WO2017004340A1 - Methods for making compositions containing multiple populations of microcapsules - Google Patents

Methods for making compositions containing multiple populations of microcapsules Download PDF

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WO2017004340A1
WO2017004340A1 PCT/US2016/040327 US2016040327W WO2017004340A1 WO 2017004340 A1 WO2017004340 A1 WO 2017004340A1 US 2016040327 W US2016040327 W US 2016040327W WO 2017004340 A1 WO2017004340 A1 WO 2017004340A1
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microcapsules
population
composition
oil
method
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PCT/US2016/040327
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French (fr)
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Jiten Odhavji Dihora
Marc Adam FLICKINGER
Jianjun Justin Li
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The Procter & Gamble Company
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    • CCHEMISTRY; METALLURGY
    • C11ANIMAL AND VEGETABLE OILS, FATS, FATTY SUBSTANCES AND WAXES; FATTY ACIDS THEREFROM; DETERGENTS; CANDLES
    • C11DDETERGENT COMPOSITIONS; USE OF SINGLE SUBSTANCES AS DETERGENTS; SOAP OR SOAP-MAKING; RESIN SOAPS; RECOVERY OF GLYCEROL
    • C11D3/00Other compounding ingredients of detergent compositions covered in group C11D1/00
    • C11D3/50Perfumes
    • C11D3/502Protected perfumes
    • C11D3/505Protected perfumes encapsulated or adsorbed on a carrier, e.g. zeolite or clay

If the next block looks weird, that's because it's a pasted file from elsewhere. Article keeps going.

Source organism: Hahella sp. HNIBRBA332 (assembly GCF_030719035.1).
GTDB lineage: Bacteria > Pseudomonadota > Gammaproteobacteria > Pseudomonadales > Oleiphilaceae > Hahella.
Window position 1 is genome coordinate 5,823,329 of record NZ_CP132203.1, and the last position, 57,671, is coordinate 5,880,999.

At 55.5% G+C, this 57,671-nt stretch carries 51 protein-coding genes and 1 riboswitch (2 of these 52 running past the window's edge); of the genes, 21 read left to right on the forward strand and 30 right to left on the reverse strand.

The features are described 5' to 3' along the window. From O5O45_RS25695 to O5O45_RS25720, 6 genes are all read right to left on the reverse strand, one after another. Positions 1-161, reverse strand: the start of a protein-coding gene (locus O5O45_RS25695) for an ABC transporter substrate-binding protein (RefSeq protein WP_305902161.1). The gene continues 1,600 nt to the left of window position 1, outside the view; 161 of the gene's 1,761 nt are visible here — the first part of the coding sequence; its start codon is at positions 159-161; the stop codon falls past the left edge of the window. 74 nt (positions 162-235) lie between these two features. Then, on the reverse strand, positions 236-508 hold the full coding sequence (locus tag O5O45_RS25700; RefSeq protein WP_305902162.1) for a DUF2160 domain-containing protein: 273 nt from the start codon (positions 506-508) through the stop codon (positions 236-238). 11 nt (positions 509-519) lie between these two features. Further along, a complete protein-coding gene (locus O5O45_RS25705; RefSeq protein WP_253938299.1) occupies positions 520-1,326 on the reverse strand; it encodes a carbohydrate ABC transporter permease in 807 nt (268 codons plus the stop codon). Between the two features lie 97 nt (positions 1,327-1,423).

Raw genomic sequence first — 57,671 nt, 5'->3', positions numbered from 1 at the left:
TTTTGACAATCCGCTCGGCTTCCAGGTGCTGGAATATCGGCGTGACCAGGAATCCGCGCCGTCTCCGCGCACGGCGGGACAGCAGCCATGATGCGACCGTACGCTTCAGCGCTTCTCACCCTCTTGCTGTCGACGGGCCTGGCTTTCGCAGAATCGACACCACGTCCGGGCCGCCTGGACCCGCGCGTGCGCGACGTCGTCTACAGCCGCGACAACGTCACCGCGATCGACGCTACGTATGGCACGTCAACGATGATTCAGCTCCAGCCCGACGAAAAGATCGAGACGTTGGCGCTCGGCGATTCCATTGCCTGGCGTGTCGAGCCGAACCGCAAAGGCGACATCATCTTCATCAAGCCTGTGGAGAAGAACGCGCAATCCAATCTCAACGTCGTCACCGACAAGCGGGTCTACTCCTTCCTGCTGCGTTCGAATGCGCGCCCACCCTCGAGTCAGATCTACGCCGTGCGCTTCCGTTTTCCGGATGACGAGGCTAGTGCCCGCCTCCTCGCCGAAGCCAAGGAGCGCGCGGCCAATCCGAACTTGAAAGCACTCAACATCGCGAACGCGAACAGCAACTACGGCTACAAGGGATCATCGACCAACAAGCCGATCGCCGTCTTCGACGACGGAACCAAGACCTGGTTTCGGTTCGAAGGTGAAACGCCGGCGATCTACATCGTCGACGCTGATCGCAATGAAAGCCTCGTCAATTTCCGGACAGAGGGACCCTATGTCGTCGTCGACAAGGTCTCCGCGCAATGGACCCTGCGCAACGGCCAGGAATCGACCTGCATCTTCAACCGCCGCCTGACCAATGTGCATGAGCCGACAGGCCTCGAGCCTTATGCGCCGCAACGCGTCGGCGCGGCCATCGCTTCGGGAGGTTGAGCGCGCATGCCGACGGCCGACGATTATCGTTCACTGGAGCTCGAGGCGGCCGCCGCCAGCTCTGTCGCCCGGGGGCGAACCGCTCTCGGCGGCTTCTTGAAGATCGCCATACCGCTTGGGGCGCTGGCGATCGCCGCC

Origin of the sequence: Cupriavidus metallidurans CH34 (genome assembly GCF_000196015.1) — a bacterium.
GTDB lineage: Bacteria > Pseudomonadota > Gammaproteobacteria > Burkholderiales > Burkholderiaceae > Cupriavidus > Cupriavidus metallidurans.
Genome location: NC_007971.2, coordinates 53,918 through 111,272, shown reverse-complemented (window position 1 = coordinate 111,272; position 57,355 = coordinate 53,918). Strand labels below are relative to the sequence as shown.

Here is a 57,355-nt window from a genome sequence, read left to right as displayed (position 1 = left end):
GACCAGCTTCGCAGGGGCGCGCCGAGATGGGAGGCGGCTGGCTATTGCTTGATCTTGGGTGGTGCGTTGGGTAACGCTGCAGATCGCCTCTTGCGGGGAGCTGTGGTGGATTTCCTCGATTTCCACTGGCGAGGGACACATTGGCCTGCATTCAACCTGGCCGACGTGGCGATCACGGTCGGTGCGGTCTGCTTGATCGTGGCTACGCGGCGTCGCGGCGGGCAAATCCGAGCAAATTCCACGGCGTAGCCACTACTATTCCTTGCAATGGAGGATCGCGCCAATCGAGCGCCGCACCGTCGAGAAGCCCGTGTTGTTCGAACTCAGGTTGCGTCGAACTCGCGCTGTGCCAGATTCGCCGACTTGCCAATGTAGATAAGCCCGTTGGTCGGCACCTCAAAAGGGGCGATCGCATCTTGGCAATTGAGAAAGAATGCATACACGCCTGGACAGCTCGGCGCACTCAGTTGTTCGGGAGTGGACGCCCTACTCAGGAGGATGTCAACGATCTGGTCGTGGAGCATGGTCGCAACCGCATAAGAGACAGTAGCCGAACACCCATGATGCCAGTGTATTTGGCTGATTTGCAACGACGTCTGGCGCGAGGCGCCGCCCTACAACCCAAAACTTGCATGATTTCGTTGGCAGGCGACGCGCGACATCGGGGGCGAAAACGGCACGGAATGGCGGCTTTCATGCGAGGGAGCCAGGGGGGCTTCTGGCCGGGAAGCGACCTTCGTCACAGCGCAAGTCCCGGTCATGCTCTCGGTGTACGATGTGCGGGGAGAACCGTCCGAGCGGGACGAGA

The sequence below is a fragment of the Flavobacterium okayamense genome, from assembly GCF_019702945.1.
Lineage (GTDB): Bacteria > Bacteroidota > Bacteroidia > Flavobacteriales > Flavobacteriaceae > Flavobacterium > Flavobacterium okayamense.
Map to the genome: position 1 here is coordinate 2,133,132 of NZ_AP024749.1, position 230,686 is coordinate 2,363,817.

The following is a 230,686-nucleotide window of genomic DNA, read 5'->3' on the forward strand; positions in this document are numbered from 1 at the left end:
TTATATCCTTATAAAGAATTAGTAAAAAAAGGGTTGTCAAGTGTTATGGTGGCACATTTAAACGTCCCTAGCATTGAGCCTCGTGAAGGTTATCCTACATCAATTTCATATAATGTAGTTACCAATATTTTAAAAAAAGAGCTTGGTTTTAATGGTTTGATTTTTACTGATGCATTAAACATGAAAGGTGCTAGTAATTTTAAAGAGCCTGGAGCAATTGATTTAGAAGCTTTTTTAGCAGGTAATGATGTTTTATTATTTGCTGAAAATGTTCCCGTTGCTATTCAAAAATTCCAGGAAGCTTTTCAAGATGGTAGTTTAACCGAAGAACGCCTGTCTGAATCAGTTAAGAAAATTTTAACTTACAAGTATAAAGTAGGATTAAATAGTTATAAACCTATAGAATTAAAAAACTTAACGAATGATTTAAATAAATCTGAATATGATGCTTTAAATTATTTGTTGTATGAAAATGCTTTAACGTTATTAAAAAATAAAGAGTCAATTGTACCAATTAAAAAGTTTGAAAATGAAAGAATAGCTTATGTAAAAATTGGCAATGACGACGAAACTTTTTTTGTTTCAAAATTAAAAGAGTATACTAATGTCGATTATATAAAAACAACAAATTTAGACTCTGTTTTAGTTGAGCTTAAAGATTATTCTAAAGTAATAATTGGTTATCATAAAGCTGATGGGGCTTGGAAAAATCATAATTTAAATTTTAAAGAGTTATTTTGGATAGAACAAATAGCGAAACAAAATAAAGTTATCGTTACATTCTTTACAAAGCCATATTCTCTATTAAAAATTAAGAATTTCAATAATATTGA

• AHUMAN NECESSITIES
    • A61MEDICAL OR VETERINARY SCIENCE; HYGIENE
    • A61KPREPARATIONS FOR MEDICAL, DENTAL, OR TOILET PURPOSES
    • A61K8/00Cosmetics or similar toilet preparations
    • A61K8/02Cosmetics or similar toilet preparations characterised by special physical form
    • A61K8/11Encapsulated compositions
    • AHUMAN NECESSITIES
    • A61MEDICAL OR VETERINARY SCIENCE; HYGIENE
    • A61KPREPARATIONS FOR MEDICAL, DENTAL, OR TOILET PURPOSES
    • A61K8/00Cosmetics or similar toilet preparations
    • A61K8/18Cosmetics or similar toilet preparations characterised by the composition
    • A61K8/30Cosmetics or similar toilet preparations characterised by the composition containing organic compounds
    • A61K8/33Cosmetics or similar toilet preparations characterised by the composition containing organic compounds containing oxygen
    • A61K8/37Esters of carboxylic acids
    • AHUMAN NECESSITIES
    • A61MEDICAL OR VETERINARY SCIENCE; HYGIENE
    • A61QSPECIFIC USE OF COSMETICS OR SIMILAR TOILET PREPARATIONS